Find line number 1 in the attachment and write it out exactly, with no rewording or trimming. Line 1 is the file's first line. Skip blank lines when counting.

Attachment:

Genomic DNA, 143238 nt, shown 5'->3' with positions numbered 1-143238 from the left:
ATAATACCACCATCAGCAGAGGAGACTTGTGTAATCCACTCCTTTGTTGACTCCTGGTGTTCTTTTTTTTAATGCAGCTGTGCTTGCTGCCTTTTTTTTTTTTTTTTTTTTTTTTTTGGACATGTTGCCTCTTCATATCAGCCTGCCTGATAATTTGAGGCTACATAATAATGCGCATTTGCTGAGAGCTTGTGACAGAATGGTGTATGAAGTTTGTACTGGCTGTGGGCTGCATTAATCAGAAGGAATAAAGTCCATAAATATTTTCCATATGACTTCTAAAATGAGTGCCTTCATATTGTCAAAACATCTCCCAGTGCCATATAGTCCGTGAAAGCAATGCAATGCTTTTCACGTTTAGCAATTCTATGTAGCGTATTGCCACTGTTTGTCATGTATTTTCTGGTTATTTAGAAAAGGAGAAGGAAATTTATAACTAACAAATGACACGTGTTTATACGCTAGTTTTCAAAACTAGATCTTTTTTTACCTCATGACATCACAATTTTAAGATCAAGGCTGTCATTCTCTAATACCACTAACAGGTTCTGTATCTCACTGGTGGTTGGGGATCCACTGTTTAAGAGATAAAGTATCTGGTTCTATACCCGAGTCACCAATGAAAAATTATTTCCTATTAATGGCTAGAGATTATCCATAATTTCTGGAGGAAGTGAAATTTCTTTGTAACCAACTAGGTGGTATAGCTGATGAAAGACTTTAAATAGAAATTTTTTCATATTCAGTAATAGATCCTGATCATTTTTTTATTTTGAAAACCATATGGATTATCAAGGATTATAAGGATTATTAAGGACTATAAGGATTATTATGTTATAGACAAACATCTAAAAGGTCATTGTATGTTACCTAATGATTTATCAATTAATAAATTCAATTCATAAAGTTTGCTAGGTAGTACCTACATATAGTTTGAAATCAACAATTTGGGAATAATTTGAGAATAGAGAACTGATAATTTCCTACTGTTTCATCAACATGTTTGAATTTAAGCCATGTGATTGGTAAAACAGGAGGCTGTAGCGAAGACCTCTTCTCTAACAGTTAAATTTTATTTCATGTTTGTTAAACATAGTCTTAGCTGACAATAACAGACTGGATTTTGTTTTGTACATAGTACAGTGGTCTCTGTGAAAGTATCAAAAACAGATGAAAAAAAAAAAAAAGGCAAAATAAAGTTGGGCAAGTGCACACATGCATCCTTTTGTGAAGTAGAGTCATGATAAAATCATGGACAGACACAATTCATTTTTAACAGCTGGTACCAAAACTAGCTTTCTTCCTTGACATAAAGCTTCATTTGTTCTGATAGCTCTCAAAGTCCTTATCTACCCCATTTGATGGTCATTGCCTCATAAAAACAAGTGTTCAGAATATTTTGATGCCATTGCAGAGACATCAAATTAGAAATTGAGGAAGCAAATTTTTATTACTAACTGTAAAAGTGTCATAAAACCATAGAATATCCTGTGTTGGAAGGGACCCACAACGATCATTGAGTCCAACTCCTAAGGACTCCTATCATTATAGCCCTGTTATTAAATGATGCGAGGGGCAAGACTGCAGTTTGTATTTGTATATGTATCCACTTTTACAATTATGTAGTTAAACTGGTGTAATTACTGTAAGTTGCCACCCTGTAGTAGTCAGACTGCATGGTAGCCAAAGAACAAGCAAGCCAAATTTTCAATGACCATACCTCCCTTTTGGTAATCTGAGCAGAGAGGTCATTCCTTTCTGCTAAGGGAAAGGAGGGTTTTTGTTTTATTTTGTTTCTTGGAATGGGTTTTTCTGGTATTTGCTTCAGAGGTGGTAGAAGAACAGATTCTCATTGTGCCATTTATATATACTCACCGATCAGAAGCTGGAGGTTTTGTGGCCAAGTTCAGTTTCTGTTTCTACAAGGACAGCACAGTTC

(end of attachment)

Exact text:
Genomic DNA, 143238 nt, shown 5'->3' with positions numbered 1-143238 from the left: